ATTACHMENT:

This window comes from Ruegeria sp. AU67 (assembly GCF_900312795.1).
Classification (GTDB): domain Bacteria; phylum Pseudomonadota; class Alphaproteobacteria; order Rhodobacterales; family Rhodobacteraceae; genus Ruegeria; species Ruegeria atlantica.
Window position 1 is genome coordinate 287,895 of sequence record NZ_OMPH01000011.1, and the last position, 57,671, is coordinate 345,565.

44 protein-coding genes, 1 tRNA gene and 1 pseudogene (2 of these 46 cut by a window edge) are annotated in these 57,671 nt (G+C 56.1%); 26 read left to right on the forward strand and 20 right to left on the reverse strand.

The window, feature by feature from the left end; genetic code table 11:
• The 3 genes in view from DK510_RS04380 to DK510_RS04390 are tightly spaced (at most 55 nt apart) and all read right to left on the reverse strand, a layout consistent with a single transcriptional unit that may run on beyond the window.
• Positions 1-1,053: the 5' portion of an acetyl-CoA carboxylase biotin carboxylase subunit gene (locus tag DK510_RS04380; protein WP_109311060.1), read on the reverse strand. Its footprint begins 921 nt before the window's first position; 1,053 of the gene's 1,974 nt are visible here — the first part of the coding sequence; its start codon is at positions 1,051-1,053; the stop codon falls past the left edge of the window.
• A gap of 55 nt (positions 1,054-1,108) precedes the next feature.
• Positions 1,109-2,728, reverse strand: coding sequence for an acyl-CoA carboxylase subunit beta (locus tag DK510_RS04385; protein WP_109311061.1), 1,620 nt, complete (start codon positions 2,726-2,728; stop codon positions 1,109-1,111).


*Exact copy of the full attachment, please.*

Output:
This window comes from Ruegeria sp. AU67 (assembly GCF_900312795.1).
Classification (GTDB): domain Bacteria; phylum Pseudomonadota; class Alphaproteobacteria; order Rhodobacterales; family Rhodobacteraceae; genus Ruegeria; species Ruegeria atlantica.
Window position 1 is genome coordinate 287,895 of sequence record NZ_OMPH01000011.1, and the last position, 57,671, is coordinate 345,565.

44 protein-coding genes, 1 tRNA gene and 1 pseudogene (2 of these 46 cut by a window edge) are annotated in these 57,671 nt (G+C 56.1%); 26 read left to right on the forward strand and 20 right to left on the reverse strand.

The window, feature by feature from the left end; genetic code table 11:
• The 3 genes in view from DK510_RS04380 to DK510_RS04390 are tightly spaced (at most 55 nt apart) and all read right to left on the reverse strand, a layout consistent with a single transcriptional unit that may run on beyond the window.
• Positions 1-1,053: the 5' portion of an acetyl-CoA carboxylase biotin carboxylase subunit gene (locus tag DK510_RS04380; protein WP_109311060.1), read on the reverse strand. Its footprint begins 921 nt before the window's first position; 1,053 of the gene's 1,974 nt are visible here — the first part of the coding sequence; its start codon is at positions 1,051-1,053; the stop codon falls past the left edge of the window.
• A gap of 55 nt (positions 1,054-1,108) precedes the next feature.
• Positions 1,109-2,728, reverse strand: coding sequence for an acyl-CoA carboxylase subunit beta (locus tag DK510_RS04385; protein WP_109311061.1), 1,620 nt, complete (start codon positions 2,726-2,728; stop codon positions 1,109-1,111).